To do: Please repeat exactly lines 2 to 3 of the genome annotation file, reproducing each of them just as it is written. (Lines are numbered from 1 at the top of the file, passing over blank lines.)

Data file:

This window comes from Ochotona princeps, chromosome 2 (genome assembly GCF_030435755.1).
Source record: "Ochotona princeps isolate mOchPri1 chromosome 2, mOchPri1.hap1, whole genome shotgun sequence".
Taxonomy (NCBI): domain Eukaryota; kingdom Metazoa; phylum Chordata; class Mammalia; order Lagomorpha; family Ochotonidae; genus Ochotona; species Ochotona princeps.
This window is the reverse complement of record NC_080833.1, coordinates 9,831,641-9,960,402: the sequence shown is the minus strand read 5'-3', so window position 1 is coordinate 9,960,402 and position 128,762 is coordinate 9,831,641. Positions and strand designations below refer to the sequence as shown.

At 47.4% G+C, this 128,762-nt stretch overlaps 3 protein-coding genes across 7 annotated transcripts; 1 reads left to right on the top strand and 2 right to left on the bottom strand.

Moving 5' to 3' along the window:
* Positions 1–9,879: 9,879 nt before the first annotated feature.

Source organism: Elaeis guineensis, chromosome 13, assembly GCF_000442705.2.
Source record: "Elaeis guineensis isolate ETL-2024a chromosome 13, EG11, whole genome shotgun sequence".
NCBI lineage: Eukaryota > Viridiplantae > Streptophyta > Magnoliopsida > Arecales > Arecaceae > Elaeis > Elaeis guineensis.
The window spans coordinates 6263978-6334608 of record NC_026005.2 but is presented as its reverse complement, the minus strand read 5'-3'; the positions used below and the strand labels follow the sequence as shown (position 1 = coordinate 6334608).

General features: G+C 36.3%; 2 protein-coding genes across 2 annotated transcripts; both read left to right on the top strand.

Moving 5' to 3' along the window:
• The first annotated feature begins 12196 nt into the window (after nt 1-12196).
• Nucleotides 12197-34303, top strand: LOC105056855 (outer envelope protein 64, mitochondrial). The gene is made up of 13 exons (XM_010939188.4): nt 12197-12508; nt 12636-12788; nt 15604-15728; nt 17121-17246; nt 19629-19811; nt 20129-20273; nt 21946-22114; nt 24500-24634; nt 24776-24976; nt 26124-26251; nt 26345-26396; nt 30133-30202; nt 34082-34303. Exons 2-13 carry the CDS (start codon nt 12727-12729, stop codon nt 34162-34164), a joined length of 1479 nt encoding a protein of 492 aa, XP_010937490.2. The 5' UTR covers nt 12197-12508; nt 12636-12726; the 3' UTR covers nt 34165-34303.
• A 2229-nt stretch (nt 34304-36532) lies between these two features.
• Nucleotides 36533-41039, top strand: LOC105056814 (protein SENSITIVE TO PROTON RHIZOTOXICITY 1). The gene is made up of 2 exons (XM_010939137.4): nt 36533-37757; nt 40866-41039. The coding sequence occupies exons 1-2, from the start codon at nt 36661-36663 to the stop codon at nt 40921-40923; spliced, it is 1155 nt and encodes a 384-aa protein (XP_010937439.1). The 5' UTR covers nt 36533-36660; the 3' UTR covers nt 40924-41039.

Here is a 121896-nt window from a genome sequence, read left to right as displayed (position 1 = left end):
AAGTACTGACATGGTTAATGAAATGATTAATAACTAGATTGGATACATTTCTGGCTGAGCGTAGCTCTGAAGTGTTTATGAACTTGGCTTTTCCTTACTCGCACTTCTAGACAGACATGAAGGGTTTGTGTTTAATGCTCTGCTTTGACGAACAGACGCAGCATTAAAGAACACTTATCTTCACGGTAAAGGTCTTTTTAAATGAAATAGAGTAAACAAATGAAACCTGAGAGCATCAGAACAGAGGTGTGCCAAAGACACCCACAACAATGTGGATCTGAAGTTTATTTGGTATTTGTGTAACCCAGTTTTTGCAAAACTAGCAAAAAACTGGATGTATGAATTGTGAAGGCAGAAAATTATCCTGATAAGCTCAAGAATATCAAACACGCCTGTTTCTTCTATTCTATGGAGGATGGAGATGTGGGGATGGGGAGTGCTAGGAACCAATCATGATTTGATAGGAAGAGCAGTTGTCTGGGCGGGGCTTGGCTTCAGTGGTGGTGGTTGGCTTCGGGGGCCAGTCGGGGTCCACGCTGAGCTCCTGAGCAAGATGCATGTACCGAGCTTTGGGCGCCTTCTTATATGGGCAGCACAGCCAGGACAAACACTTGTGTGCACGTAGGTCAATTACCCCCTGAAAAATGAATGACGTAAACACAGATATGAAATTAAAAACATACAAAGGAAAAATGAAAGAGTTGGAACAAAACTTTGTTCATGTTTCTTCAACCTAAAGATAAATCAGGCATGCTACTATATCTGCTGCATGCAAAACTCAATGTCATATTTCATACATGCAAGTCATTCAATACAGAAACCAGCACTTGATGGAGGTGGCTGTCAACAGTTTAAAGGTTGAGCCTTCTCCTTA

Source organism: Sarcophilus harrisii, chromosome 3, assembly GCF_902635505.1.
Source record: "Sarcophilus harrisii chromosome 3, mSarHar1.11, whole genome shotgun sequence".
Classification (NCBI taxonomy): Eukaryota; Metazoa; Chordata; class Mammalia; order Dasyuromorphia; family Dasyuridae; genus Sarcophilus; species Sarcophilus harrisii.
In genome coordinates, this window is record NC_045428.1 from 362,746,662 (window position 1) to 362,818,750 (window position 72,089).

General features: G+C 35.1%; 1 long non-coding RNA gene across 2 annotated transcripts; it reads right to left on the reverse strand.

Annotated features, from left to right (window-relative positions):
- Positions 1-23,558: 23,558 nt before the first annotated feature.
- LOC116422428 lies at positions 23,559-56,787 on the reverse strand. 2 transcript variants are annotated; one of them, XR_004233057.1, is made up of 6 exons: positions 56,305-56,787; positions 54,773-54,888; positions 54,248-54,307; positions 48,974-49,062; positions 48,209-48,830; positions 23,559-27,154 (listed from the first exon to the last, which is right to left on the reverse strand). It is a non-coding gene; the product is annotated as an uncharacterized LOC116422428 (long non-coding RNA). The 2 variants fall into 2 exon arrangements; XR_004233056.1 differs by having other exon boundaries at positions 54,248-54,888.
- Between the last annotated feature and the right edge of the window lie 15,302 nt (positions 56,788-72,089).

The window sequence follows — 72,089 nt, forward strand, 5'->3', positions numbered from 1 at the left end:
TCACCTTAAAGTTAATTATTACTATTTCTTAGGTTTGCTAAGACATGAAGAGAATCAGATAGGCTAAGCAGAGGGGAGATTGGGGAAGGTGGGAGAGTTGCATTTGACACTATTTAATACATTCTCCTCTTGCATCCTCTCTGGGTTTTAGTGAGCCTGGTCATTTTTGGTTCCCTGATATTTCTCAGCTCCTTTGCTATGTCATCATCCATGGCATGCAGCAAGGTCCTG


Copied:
Source record: "Ochotona princeps isolate mOchPri1 chromosome 2, mOchPri1.hap1, whole genome shotgun sequence".
Taxonomy (NCBI): domain Eukaryota; kingdom Metazoa; phylum Chordata; class Mammalia; order Lagomorpha; family Ochotonidae; genus Ochotona; species Ochotona princeps.